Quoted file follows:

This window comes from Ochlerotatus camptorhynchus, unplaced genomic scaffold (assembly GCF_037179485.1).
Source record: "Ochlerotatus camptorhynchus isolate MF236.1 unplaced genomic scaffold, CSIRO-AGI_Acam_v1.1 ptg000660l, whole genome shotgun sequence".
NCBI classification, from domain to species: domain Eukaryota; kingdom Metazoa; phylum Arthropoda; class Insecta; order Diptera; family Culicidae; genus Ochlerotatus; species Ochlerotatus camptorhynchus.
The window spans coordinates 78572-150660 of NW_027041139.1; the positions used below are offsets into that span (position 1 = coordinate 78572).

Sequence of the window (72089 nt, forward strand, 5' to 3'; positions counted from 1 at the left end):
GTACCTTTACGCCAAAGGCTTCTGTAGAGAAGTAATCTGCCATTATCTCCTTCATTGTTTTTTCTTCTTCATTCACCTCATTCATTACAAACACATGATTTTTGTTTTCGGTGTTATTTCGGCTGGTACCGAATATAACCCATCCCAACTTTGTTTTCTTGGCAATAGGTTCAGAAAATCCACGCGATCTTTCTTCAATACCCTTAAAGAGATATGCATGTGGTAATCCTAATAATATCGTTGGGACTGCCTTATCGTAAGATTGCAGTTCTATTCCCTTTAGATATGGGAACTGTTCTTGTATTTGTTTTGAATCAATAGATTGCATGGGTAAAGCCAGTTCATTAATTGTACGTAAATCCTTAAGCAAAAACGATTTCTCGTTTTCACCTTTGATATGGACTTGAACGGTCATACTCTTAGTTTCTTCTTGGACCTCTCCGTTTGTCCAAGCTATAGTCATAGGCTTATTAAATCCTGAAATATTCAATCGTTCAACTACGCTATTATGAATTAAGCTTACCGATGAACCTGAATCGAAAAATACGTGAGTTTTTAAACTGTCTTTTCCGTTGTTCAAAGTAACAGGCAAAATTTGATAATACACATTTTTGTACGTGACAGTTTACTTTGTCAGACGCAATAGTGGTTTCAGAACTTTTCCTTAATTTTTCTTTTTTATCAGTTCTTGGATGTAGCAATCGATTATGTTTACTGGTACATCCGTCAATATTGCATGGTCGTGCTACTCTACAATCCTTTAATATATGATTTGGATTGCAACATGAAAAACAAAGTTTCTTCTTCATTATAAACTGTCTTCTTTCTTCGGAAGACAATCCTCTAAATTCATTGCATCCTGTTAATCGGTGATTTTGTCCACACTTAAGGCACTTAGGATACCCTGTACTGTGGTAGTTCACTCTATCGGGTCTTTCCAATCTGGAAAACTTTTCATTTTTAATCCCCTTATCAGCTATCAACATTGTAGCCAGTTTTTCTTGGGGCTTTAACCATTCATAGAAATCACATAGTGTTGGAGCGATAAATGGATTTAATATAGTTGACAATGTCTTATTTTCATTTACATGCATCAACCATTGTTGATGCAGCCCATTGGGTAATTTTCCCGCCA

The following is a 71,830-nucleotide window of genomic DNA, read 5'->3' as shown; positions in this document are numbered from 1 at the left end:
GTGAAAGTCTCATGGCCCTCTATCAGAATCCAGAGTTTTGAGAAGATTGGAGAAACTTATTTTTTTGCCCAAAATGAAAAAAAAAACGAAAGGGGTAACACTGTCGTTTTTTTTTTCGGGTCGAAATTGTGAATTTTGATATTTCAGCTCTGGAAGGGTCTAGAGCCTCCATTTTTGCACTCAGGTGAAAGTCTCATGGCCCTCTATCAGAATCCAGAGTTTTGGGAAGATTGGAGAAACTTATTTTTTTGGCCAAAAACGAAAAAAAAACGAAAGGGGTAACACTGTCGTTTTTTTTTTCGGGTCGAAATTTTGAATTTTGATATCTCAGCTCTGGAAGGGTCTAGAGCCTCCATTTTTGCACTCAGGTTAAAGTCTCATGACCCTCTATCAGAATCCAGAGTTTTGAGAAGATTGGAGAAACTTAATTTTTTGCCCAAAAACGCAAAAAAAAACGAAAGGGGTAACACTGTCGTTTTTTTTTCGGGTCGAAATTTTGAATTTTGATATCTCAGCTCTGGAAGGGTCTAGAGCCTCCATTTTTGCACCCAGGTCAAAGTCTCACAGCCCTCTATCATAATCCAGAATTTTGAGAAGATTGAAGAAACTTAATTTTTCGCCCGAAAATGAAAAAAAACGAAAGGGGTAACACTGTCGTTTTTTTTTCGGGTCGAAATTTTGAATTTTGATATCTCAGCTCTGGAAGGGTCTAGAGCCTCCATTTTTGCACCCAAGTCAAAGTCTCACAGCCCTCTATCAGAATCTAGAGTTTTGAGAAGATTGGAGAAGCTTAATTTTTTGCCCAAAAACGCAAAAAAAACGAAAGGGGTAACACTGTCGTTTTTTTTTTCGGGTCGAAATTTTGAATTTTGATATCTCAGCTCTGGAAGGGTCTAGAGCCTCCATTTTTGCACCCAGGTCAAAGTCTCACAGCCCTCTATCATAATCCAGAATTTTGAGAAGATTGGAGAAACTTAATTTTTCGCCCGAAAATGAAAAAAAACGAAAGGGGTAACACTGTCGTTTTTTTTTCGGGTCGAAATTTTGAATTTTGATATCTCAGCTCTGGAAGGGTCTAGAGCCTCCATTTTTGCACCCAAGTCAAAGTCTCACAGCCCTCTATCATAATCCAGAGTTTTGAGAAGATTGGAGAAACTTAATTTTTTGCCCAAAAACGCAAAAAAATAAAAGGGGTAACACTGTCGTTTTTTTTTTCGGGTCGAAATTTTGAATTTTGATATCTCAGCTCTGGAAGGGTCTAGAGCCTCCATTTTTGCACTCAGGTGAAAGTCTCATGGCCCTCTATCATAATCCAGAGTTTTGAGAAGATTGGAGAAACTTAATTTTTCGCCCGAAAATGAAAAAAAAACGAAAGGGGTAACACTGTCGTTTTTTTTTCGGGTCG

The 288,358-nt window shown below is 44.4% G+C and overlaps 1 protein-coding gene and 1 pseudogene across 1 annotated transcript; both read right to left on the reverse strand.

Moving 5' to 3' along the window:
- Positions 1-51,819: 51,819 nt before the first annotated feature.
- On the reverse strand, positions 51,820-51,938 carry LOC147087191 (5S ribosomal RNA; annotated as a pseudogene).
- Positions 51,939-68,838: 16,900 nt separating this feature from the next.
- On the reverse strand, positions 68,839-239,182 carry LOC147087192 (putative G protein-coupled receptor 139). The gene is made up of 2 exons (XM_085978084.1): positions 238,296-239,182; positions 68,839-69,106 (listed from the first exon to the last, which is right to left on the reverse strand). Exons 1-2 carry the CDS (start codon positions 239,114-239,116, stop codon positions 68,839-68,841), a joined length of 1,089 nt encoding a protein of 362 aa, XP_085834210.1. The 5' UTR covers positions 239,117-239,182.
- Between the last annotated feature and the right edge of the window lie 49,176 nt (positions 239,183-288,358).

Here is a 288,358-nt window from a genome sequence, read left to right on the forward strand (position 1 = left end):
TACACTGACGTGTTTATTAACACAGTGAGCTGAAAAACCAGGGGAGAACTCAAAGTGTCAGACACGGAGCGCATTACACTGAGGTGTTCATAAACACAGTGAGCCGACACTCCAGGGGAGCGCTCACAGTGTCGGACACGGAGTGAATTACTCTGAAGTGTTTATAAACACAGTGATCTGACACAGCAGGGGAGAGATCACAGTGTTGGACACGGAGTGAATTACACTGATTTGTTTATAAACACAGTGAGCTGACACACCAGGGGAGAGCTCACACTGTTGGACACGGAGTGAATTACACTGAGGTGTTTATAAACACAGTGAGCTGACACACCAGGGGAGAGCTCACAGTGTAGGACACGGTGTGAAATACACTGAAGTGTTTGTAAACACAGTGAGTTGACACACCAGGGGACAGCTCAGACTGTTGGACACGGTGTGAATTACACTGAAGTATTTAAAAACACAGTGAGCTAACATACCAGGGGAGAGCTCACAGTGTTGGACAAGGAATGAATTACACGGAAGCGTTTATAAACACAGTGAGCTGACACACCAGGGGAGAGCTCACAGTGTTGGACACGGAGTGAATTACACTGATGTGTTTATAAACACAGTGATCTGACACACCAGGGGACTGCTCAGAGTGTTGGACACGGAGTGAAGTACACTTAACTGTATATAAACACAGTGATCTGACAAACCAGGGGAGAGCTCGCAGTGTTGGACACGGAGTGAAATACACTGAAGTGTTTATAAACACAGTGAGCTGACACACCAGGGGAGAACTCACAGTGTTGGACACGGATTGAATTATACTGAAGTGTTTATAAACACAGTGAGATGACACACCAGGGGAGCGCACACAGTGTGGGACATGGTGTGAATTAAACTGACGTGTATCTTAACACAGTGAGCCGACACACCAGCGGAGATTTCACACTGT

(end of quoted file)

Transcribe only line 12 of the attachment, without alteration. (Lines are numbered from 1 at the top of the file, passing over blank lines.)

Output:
- On the reverse strand, positions 51,820-51,938 carry LOC147087191 (5S ribosomal RNA; annotated as a pseudogene).